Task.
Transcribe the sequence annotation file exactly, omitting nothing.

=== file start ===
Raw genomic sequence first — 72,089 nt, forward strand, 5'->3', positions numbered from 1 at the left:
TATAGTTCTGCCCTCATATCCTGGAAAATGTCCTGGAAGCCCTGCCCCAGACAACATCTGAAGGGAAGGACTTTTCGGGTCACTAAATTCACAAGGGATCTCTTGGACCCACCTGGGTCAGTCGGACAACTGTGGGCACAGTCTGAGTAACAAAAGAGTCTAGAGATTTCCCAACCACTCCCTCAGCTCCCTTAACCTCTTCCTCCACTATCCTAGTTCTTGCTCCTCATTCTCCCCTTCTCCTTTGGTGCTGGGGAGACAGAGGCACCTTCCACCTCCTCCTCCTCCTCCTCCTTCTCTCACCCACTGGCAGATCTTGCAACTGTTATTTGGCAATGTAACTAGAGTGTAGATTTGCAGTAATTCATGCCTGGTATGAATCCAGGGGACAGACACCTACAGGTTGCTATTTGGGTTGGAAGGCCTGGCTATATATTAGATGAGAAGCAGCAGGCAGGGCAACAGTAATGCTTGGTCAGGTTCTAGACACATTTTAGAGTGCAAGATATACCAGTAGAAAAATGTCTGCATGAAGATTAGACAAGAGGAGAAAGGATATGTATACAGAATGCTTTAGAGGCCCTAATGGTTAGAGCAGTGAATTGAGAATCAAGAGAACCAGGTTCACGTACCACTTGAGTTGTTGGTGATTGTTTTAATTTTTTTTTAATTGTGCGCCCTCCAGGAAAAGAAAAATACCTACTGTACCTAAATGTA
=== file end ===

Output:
Raw genomic sequence first — 72,089 nt, forward strand, 5'->3', positions numbered from 1 at the left:
TATAGTTCTGCCCTCATATCCTGGAAAATGTCCTGGAAGCCCTGCCCCAGACAACATCTGAAGGGAAGGACTTTTCGGGTCACTAAATTCACAAGGGATCTCTTGGACCCACCTGGGTCAGTCGGACAACTGTGGGCACAGTCTGAGTAACAAAAGAGTCTAGAGATTTCCCAACCACTCCCTCAGCTCCCTTAACCTCTTCCTCCACTATCCTAGTTCTTGCTCCTCATTCTCCCCTTCTCCTTTGGTGCTGGGGAGACAGAGGCACCTTCCACCTCCTCCTCCTCCTCCTCCTTCTCTCACCCACTGGCAGATCTTGCAACTGTTATTTGGCAATGTAACTAGAGTGTAGATTTGCAGTAATTCATGCCTGGTATGAATCCAGGGGACAGACACCTACAGGTTGCTATTTGGGTTGGAAGGCCTGGCTATATATTAGATGAGAAGCAGCAGGCAGGGCAACAGTAATGCTTGGTCAGGTTCTAGACACATTTTAGAGTGCAAGATATACCAGTAGAAAAATGTCTGCATGAAGATTAGACAAGAGGAGAAAGGATATGTATACAGAATGCTTTAGAGGCCCTAATGGTTAGAGCAGTGAATTGAGAATCAAGAGAACCAGGTTCACGTACCACTTGAGTTGTTGGTGATTGTTTTAATTTTTTTTTAATTGTGCGCCCTCCAGGAAAAGAAAAATACCTACTGTACCTAAATGTA